Lowdown: Super Bowl LI Edition With Wendy's, Pizza Hut, Skittles, Snickers and More

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The Lowdown is Ad Age's weekly look at news nuggets from across the world of marketing, including trends, campaign tidbits, executive comings and goings and more.

Welcome to the Super Bowl LI edition of Lowdown where we take a look at some ways in-game advertisers and those that aren't in the game are trying to seize on advertising's biggest day.

Wendy's is in the Super Bowl for the first time. But of course, having a Super Bowl spot is not enough to generate the buzz brands are hoping for with their big spending. Wendy's is teasing its "Othr Guyz" ad and increasing the chatter about its campaign with an Instagram stories beta. The full-screen ad content, set to go live Thursday, gives tips on what viewers can do with frozen beef, tying into the brand's fresh, never-frozen beef messaging and the way its 30-second spot pokes fun at other brands that use the frozen stuff. The video plays so quickly on Instagram that it is nearly impossible to see the suggestions. But if one pauses the video, each idea freezes on the screen.

Wendy's other plans tied to the game include Facebook and other social partners, plus an "Othr Guyz" site. Its in-game spot, released Monday, is set to air during the first half.

Other brands are playing up their presence with the help of football stars. Pizza Hut reunited with former employee DeAngelo Williams, better known as a Pittsburgh Steelers running back, for its digital campaign tied to the big game. The pizza chain takes a humorous approach to its preparation for game day delivery, showing Mr. Williams timing a guy on "Pizza Combine" drills such as running to the door with a pizza box. Three videos are running on YouTube and Pizza Hut's social channels, and being distributed and promoted by Onion Studios. It is the pizza chain's first partnership with the humor brand's studio arm. Pizza Hut has said it added thousands of workers to help ensure it can, well, deliver well during the Super Bowl. It predicts it will sell more than 2 million pizzas on Super Bowl Sunday.

Skittles, meanwhile, turned to retired Seattle Seahawks star and longtime Skittles fan Marshawn Lynch for its digital push leading up to the Super Bowl. The Wrigley brand, which is an official NFL sponsor, sent Mr. Lynch to Houston, Scotland, to talk to locals before the game, which takes place in Houston, Texas. His video has had well over 400,000 YouTube views without paid support, largely driven by earned-media coverage from outlets including ESPN, Mashable and Breitbart. The video comes from Olson Engage, in collaboration with AKA Media and DDB Chicago. Skittles also has a spot during the game, from adam&eveDDB.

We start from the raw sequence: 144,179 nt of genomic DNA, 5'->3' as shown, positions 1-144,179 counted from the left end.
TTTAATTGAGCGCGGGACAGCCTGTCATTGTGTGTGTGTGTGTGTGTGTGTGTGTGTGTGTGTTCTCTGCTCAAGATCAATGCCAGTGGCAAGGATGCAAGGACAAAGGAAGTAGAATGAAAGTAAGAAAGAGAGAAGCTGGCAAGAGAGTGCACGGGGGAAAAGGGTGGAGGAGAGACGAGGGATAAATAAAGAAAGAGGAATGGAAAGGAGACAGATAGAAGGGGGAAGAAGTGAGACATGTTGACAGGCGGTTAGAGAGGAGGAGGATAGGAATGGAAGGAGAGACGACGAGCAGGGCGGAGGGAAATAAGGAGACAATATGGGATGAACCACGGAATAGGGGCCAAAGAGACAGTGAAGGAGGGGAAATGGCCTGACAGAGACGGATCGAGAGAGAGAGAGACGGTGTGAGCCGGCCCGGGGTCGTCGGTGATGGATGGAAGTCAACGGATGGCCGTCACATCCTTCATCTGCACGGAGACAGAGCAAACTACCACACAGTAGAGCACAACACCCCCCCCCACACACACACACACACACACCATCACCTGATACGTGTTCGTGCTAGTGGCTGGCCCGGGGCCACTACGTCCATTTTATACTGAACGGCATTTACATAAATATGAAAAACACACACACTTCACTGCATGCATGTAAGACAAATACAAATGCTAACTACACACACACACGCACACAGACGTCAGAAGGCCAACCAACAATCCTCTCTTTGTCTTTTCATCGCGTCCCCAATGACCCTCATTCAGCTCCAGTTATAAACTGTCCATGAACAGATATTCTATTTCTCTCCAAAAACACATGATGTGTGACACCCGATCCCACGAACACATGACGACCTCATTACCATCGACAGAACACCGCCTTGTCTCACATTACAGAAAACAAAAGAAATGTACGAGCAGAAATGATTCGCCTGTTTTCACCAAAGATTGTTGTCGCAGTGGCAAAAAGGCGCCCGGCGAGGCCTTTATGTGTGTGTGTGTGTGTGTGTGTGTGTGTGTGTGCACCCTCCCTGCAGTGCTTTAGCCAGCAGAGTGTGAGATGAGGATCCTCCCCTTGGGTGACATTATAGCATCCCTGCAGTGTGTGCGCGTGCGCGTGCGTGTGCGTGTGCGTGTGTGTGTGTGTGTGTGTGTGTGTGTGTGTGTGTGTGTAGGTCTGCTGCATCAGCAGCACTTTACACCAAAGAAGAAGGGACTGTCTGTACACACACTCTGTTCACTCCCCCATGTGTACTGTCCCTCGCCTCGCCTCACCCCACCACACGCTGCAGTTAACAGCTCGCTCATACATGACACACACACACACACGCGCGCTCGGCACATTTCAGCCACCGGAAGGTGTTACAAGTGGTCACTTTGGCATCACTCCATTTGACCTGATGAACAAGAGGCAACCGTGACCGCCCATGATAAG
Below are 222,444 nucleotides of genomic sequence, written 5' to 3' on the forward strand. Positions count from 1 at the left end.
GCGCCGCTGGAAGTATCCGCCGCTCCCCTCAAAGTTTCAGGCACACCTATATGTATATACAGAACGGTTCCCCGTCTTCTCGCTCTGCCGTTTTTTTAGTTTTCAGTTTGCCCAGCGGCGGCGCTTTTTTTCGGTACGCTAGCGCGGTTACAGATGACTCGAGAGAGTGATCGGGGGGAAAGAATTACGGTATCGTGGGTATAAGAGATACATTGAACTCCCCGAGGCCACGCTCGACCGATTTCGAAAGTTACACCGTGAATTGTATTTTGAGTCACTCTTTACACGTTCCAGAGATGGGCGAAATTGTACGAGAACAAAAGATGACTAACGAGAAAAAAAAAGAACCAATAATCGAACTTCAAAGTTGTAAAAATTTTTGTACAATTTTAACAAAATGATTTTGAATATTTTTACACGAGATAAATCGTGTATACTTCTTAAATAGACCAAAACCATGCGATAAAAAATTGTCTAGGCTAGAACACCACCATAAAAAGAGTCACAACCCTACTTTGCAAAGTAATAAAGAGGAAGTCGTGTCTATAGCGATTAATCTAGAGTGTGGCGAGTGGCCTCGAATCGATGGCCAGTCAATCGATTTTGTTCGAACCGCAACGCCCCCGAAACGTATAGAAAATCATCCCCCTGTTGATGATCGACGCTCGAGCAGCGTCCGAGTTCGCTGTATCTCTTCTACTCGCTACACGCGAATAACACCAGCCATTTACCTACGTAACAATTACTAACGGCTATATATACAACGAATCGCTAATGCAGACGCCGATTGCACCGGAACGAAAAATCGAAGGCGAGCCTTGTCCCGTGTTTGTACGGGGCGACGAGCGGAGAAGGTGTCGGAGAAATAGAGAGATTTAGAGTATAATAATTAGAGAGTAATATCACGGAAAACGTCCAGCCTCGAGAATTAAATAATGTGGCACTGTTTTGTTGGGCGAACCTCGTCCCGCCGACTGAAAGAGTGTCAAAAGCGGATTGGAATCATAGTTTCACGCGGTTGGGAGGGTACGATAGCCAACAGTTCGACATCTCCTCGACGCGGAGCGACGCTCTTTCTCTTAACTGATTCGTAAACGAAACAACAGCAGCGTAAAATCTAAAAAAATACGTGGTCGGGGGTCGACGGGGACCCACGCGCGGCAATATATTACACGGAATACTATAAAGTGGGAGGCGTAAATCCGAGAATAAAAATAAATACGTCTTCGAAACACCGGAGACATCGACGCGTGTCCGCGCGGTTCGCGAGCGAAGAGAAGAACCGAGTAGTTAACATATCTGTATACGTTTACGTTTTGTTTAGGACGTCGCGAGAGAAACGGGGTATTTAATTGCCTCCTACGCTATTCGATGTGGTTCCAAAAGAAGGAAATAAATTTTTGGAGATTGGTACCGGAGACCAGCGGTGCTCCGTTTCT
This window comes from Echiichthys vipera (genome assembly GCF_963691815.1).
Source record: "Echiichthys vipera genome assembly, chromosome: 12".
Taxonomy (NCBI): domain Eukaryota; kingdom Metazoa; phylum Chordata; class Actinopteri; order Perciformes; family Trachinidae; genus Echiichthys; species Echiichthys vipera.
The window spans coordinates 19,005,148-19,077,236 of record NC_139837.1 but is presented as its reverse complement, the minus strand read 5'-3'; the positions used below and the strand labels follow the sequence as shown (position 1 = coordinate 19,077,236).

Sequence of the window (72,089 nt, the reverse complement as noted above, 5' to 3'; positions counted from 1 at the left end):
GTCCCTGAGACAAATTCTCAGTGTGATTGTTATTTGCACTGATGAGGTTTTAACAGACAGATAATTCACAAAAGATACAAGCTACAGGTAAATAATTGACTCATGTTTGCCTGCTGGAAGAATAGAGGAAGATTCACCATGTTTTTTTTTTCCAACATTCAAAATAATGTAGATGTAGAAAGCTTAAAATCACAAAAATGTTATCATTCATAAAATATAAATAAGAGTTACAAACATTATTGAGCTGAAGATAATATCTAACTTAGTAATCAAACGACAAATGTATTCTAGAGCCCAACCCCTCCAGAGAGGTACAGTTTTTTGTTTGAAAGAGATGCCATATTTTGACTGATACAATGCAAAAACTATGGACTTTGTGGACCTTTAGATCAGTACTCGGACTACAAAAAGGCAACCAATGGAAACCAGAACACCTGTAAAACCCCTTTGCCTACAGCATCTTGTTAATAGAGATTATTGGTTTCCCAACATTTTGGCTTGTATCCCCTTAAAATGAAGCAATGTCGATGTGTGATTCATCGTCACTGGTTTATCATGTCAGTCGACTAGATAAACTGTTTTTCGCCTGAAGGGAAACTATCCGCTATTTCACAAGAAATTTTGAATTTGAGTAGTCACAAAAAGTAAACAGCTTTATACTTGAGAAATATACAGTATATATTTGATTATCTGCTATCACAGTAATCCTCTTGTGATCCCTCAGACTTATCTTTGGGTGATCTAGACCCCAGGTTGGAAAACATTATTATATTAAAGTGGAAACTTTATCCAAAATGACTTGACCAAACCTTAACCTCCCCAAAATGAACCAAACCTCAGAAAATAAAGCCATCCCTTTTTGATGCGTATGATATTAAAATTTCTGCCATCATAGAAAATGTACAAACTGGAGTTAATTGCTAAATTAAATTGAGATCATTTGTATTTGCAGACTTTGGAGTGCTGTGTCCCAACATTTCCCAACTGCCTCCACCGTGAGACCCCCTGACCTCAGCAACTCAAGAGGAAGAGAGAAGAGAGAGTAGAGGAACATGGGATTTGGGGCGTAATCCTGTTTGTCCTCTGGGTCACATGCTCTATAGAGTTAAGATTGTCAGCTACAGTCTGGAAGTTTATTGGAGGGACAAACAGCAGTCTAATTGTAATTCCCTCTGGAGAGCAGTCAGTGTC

Meanwhile, Snickers announced the lineup for its 36-hour livestream that leads up to its live commercial during the third quarter of Super Bowl LI. Adam Driver, who is set to appear in the spot itself, is not a surprise star for the livestream, which begins Thursday at 12 p.m. ET. Those who remember the candy brand's Super Bowl XLIV commercial might want to tune in Thursday to see Betty White. Others set to appear on the SNICKERSLive.com airing include WWE stars The Miz and Maryse, NFL wide receiver A.J. Green and YouTube stars Kandee Johnson and Tyler Oakley. The live stream concept comes from BBDO New York, the agency behind the commercial, and is being produced in partnership with Facebook Creative Shop. "We think our fans will instantly recognize we've put the same amount of time and energy into creating this 36-hour live experience that we regularly put into our 30-second commercials," Snickers Brand Director Allison Miazga-Bedrick said in a statement, calling the live stream "the cornerstone" of the brand's strategy to leverage its live Super Bowl ad.

TGI Fridays is upping its Twitter game in time to run a penny promotion tied to Super Bowl Sunday, which it said is both the busiest day for Twitter and for restaurant carryout orders. Fridays is now taking orders via Twitter, and will give an appetizer for a penny to anyone who tweets a football emoji at @TGIFridays on Sunday. Fridays said its Twitter ordering works through a partnership with Conversable. The promotion will end once 51,000 special codes have been redeemed.

Annie's Organic for Everybunny campaign
Annie's Organic for Everybunny campaign Credit: Annie's Organic

Annie's Homegrown, which markets macaroni and cheese and other products with bunny characters and in bunny shapes, hopes bunnies can win over people like the puppies in the Puppy Bowl have done. On Friday, the General Mills brand is introducing a Bunny Bowl, set to be live-streamed on its Facebook page from a miniature stadium in the Bay Area. The bunnies in the bowl come from Rabbit Ears Rescue and will be available for adoption after the event.